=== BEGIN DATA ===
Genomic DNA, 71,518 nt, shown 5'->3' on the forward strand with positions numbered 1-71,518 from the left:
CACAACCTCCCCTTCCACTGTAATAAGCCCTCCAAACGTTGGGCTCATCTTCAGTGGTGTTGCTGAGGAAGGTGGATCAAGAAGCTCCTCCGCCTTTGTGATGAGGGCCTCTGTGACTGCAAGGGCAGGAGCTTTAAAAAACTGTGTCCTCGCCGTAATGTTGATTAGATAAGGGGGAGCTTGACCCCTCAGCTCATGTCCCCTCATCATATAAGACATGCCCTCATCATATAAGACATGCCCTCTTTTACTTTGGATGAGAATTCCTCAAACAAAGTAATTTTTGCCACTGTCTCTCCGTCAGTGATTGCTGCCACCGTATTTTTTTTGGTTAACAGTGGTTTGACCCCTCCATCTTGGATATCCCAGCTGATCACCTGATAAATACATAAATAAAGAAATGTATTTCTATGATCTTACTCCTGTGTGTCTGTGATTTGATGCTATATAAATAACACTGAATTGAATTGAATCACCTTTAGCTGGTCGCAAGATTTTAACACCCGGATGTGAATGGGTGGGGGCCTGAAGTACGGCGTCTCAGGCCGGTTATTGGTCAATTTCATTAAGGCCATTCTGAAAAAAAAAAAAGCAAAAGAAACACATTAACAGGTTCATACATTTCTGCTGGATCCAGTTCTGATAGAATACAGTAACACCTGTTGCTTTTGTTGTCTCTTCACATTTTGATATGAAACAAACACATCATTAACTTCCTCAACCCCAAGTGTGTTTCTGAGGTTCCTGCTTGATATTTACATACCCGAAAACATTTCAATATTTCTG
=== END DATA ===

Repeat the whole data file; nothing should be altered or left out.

Genomic DNA, 71,518 nt, shown 5'->3' on the forward strand with positions numbered 1-71,518 from the left:
CACAACCTCCCCTTCCACTGTAATAAGCCCTCCAAACGTTGGGCTCATCTTCAGTGGTGTTGCTGAGGAAGGTGGATCAAGAAGCTCCTCCGCCTTTGTGATGAGGGCCTCTGTGACTGCAAGGGCAGGAGCTTTAAAAAACTGTGTCCTCGCCGTAATGTTGATTAGATAAGGGGGAGCTTGACCCCTCAGCTCATGTCCCCTCATCATATAAGACATGCCCTCATCATATAAGACATGCCCTCTTTTACTTTGGATGAGAATTCCTCAAACAAAGTAATTTTTGCCACTGTCTCTCCGTCAGTGATTGCTGCCACCGTATTTTTTTTGGTTAACAGTGGTTTGACCCCTCCATCTTGGATATCCCAGCTGATCACCTGATAAATACATAAATAAAGAAATGTATTTCTATGATCTTACTCCTGTGTGTCTGTGATTTGATGCTATATAAATAACACTGAATTGAATTGAATCACCTTTAGCTGGTCGCAAGATTTTAACACCCGGATGTGAATGGGTGGGGGCCTGAAGTACGGCGTCTCAGGCCGGTTATTGGTCAATTTCATTAAGGCCATTCTGAAAAAAAAAAAAGCAAAAGAAACACATTAACAGGTTCATACATTTCTGCTGGATCCAGTTCTGATAGAATACAGTAACACCTGTTGCTTTTGTTGTCTCTTCACATTTTGATATGAAACAAACACATCATTAACTTCCTCAACCCCAAGTGTGTTTCTGAGGTTCCTGCTTGATATTTACATACCCGAAAACATTTCAATATTTCTG